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capacitor-resistor high pass/low pass filters

Discussion in 'Burnt Fingers DIY Effects' started by boozername, Aug 31, 2013.

  1. boozername

    boozername TDPRI Member

    20
    Jul 9, 2013
    west coast
    http://www.st-andrews.ac.uk/~www_pa/Scots_Guide/experiment/highpass/hp.gif

    does anyone know if i could put 2 of these in series, or one after another? would it change my desired frequency cutoff/break away point by using 2 of the same value vs using one? i am wanting to make a high pass filter for an upright bass at about 40hz using a 22uf cap and 200ohm resistor.
     
  2. limbe

    limbe Tele-Afflicted

    Sep 4, 2009
    Stockholm,Sweden
    What is your intention?To roll off the low end below 41 Hz which is the frequency of the low E on a bass?
     
  3. luckett

    luckett Tele-Holic

    897
    Jun 14, 2011
    United States
    Your frequency will be the same, but it will be 12db/octave rolloff with two filters rather than 6db with one.
     
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  5. boozername

    boozername TDPRI Member

    20
    Jul 9, 2013
    west coast
    limy yes that is my intention. when slapping on an upright bass the thud on the fret board is way too loud.

    luckett thanks for the info.

    do you guys think i could make up for lost gain with the gain on the amp, or do you guys think i'd need to pre amp the signal after 2 or 3 stages of filter? i guess i could try it without any op amps first right?
     
  6. poiureza

    poiureza Tele-Holic

    989
    Apr 19, 2012
    Belgium
    Yes 200Ohms +22uF will give you a 6dB/octave roll off @ 37Hz.
    If you put 2 of these in series, the roll off would be 12dB/oct (i.e steeper), the corner frequency would not change.
    Each filter stage adds another 6dB to the roll off.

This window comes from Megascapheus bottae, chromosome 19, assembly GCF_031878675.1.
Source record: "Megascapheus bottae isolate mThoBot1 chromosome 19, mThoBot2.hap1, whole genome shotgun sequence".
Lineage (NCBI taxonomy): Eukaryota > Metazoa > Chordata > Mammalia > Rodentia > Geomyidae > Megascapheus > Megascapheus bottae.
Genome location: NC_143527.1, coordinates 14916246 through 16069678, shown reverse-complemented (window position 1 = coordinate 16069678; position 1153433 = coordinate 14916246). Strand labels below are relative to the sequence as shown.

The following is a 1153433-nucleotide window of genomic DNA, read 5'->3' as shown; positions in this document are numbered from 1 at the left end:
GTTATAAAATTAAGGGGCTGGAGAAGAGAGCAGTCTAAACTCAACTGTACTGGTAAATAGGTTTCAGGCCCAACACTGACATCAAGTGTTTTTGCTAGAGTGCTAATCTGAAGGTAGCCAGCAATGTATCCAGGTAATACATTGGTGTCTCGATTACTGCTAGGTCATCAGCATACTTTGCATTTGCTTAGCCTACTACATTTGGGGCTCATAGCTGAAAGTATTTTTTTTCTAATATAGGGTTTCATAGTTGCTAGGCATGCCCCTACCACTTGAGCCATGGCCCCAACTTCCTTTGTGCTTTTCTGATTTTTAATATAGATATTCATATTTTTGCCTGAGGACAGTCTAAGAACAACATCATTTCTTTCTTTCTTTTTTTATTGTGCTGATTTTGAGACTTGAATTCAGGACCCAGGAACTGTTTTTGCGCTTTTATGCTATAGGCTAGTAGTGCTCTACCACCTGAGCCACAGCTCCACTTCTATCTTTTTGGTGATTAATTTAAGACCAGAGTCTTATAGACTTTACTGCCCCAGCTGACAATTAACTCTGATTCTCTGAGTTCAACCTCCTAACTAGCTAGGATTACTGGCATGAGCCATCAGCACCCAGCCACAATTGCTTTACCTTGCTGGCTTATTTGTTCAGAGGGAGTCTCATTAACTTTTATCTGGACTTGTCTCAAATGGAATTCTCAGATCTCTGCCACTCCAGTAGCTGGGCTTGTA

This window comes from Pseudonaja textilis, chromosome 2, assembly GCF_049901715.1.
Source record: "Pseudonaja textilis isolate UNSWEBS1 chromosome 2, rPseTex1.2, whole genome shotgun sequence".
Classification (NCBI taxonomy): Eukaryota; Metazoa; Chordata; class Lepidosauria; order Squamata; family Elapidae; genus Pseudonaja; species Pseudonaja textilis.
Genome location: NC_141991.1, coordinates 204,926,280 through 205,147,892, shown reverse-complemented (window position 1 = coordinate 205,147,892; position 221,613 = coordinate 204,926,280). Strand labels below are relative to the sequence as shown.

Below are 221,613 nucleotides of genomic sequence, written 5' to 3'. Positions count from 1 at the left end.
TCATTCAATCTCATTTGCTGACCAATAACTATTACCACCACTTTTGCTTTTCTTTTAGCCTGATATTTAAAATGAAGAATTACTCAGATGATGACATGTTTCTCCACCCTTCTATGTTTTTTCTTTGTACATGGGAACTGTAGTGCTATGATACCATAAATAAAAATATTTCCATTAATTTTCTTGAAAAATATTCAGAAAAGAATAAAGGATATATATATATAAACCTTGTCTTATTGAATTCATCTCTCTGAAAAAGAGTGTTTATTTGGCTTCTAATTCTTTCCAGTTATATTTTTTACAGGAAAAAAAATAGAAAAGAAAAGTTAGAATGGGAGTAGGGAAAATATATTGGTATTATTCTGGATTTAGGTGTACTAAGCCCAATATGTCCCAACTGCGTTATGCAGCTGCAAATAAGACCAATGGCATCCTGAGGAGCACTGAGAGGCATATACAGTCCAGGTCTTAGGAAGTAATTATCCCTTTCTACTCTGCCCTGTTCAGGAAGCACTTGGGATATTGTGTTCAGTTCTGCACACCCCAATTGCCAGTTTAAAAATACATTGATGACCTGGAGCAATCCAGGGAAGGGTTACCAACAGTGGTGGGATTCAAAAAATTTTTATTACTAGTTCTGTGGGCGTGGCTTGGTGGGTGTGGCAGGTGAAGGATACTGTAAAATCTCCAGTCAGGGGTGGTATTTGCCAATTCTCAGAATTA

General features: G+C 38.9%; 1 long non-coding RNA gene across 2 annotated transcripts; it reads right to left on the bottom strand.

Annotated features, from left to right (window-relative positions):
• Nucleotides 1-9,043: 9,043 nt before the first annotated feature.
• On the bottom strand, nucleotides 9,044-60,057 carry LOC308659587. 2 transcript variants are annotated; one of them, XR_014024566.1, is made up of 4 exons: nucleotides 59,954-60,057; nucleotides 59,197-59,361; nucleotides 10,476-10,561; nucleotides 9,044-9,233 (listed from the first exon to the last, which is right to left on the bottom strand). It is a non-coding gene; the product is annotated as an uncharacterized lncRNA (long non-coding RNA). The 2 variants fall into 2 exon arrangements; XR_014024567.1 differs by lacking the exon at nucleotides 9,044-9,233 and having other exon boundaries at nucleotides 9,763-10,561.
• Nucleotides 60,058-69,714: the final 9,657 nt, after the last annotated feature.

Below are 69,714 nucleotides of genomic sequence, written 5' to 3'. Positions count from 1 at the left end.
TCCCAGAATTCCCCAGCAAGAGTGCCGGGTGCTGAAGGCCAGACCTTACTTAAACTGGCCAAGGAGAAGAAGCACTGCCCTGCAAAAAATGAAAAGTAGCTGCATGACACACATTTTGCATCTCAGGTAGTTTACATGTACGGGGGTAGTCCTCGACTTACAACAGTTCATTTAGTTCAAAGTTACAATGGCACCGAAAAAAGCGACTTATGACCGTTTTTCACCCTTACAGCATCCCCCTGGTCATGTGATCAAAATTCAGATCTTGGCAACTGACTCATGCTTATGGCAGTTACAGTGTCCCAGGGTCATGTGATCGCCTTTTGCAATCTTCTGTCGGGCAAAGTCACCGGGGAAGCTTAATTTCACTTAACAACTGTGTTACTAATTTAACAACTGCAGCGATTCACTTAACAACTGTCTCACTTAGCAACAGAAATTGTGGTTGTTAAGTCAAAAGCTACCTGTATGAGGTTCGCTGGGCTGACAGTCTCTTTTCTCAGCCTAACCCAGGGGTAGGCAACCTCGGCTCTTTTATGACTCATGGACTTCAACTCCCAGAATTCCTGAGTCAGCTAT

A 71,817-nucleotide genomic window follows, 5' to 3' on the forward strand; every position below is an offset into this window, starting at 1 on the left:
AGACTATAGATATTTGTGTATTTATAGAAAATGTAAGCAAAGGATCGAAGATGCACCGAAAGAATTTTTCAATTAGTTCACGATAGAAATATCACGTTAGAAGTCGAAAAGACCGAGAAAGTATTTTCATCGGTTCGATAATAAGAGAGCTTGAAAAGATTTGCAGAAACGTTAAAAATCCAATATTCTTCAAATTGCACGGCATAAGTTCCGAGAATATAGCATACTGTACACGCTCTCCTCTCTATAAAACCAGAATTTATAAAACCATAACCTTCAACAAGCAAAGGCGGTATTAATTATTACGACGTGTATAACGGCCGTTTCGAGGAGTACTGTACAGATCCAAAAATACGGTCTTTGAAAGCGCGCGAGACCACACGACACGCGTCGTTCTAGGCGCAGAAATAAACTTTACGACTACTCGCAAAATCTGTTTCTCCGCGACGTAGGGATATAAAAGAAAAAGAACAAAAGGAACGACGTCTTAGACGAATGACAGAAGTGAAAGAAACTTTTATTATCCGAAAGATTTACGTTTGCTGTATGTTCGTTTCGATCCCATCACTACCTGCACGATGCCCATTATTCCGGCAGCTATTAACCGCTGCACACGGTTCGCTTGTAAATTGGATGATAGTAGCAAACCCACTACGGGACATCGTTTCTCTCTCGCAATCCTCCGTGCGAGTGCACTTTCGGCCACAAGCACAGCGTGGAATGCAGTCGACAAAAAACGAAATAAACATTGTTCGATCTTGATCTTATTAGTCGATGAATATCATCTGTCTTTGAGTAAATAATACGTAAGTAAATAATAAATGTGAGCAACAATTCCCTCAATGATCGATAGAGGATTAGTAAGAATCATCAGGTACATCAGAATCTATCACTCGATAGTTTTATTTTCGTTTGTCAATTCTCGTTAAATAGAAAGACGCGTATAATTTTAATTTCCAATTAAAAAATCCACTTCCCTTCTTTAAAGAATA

(putting them one after another is called putting in series, there is no use trying to put them in parallel)

    I don't know your circuit but I would suggest a large resistor and a small cap, it is usually a better match for most audio circuits.
    I'd use resistors at least above 10K (e.g. 50K + 0.1uF would give 32Hz etc ...)

    Corner frequency is given by 1/(2*Pi*resistor*capa)
    If I wanted noticeable rolloff @41Hz I'd choose a corner freq of about 45-50Hz because the rolloff is only 3dBV @ the corner freq.

    I doubt you'd need to recover the voltage drop with an additional preamp.
    A slight twist on the gain knob will do
     
  7. poiureza

    poiureza Tele-Holic

    989
    Apr 19, 2012
    Belgium
  8. boozername

    boozername TDPRI Member

    20
    Jul 9, 2013
    west coast
    thank you poiureza very informative. i think i will take your advice and use a .1uf ceramic instead of the 22uf electrolytic. im guessing the electrolytic would introduce slight latency or alter the circuit due to different charge and recharge rates? i think i will set my frequency breakaway a little higher as you advised.
     
  9. poiureza

    poiureza Tele-Holic

    989
    Apr 19, 2012
    Belgium
    My impression is that you'll need to play with resistor and/or capa values until you like what you hear. Theory is one thing, reality is another.

    Tune it with an external circuit where you can easily subsitute values previously to soldering anything.
    You could maybe use a 50-100K pot for the resistor and sub capas in and out until it's OK.
    This "breadboard" would also be useful for checking how many stages you need : I'm not sure you'll hear much difference (if any) between 6dB/oct vs 12-18dB/oct.
    Keep the corner freq formulae in mind so you keep things in the right ball park.

    Alas I have no knowledge regarding latency due to cap values ...

    Good luck :cool:
     
  10. ctte2112

    ctte2112 Tele-Holic

    582
    Jun 19, 2011
    USA
    2 would give it a 12 db slope, 3 would be 18 db, etc, but the frequency would be the same. A low pass and high pass in series makes a band pass. I'd use a pot for the frequency, or at least a switch.
     
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